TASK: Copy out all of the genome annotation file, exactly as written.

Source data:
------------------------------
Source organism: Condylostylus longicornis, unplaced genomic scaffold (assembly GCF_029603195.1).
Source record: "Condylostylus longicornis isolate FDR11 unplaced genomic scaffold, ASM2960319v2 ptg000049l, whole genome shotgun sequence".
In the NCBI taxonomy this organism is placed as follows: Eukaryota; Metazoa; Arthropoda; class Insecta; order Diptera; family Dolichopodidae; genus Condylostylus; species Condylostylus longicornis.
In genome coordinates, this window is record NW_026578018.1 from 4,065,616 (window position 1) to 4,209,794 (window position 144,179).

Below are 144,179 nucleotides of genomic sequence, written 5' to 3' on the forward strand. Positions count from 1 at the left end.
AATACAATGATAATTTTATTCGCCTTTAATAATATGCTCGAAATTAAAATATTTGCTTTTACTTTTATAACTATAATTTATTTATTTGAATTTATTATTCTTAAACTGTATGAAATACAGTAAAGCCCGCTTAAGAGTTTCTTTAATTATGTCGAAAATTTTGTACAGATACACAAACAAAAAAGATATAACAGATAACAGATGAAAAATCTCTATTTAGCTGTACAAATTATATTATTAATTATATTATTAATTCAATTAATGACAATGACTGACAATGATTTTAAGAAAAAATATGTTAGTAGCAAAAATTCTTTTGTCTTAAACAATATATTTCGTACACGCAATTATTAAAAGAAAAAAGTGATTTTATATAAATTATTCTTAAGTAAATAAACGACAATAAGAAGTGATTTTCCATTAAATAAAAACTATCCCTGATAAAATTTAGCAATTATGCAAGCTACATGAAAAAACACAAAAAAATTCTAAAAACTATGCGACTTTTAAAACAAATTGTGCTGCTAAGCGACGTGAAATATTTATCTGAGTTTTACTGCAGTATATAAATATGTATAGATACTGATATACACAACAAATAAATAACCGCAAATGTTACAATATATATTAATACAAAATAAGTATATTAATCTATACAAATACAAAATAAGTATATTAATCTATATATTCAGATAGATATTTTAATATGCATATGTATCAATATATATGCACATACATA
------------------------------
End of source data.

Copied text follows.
Source organism: Condylostylus longicornis, unplaced genomic scaffold (assembly GCF_029603195.1).
Source record: "Condylostylus longicornis isolate FDR11 unplaced genomic scaffold, ASM2960319v2 ptg000049l, whole genome shotgun sequence".
In the NCBI taxonomy this organism is placed as follows: Eukaryota; Metazoa; Arthropoda; class Insecta; order Diptera; family Dolichopodidae; genus Condylostylus; species Condylostylus longicornis.
In genome coordinates, this window is record NW_026578018.1 from 4,065,616 (window position 1) to 4,209,794 (window position 144,179).

Below are 144,179 nucleotides of genomic sequence, written 5' to 3' on the forward strand. Positions count from 1 at the left end.
AATACAATGATAATTTTATTCGCCTTTAATAATATGCTCGAAATTAAAATATTTGCTTTTACTTTTATAACTATAATTTATTTATTTGAATTTATTATTCTTAAACTGTATGAAATACAGTAAAGCCCGCTTAAGAGTTTCTTTAATTATGTCGAAAATTTTGTACAGATACACAAACAAAAAAGATATAACAGATAACAGATGAAAAATCTCTATTTAGCTGTACAAATTATATTATTAATTATATTATTAATTCAATTAATGACAATGACTGACAATGATTTTAAGAAAAAATATGTTAGTAGCAAAAATTCTTTTGTCTTAAACAATATATTTCGTACACGCAATTATTAAAAGAAAAAAGTGATTTTATATAAATTATTCTTAAGTAAATAAACGACAATAAGAAGTGATTTTCCATTAAATAAAAACTATCCCTGATAAAATTTAGCAATTATGCAAGCTACATGAAAAAACACAAAAAAATTCTAAAAACTATGCGACTTTTAAAACAAATTGTGCTGCTAAGCGACGTGAAATATTTATCTGAGTTTTACTGCAGTATATAAATATGTATAGATACTGATATACACAACAAATAAATAACCGCAAATGTTACAATATATATTAATACAAAATAAGTATATTAATCTATACAAATACAAAATAAGTATATTAATCTATATATTCAGATAGATATTTTAATATGCATATGTATCAATATATATGCACATACATA